When not mulling the finer points of wildlife conservation I try to get outdoors as much as possible to enjoy the amazing landscapes of this great state. My partner and I enjoy backpacking, biking, cross-country skiing, snowshoeing, and paddle boarding, ideally with our two crazy German shorthaired pointers. I try to volunteer at least once a year with Washington Trails Association helping maintain trails in the Cascade Mountains. I also volunteer with Seattle Audubon, where I assist with the Puget Sound Seabird Surveys. When in town I like to brew beer (lately I’ve been on a ginger beer kick), try new restaurants, and grow my own vegetables, no matter how little financial sense that makes.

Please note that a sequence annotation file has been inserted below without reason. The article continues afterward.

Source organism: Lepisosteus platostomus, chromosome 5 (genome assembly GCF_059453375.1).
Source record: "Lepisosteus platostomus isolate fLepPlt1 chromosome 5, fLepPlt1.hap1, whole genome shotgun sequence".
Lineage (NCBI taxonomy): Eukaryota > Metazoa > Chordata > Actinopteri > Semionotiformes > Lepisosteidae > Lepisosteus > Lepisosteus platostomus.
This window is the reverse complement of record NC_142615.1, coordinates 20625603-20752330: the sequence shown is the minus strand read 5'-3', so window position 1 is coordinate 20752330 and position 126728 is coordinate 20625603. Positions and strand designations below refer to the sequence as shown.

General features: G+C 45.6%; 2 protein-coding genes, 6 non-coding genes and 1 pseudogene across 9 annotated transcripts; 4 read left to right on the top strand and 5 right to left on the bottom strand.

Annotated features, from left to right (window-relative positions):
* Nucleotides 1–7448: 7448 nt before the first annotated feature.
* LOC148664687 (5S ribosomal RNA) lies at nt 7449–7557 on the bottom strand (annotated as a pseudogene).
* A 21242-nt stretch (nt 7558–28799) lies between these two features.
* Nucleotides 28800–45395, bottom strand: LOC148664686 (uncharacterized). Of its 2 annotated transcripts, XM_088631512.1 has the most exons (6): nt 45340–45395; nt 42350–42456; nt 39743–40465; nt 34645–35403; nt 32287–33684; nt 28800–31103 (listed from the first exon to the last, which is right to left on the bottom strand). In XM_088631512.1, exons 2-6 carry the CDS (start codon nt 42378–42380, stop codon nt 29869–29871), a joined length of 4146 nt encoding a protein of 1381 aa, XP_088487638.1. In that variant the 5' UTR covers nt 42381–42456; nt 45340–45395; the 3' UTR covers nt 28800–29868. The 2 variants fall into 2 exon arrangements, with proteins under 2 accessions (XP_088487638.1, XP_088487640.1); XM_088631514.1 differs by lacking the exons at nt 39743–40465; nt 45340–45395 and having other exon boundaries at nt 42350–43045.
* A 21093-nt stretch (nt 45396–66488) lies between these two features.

I am impressed with everything the Washington chapter has accomplished throughout its history and I am excited to contribute to its mission.

Vice President

Claudine Reynolds

She | Her | Hers




Winlock, WA

Read Claudine's Bio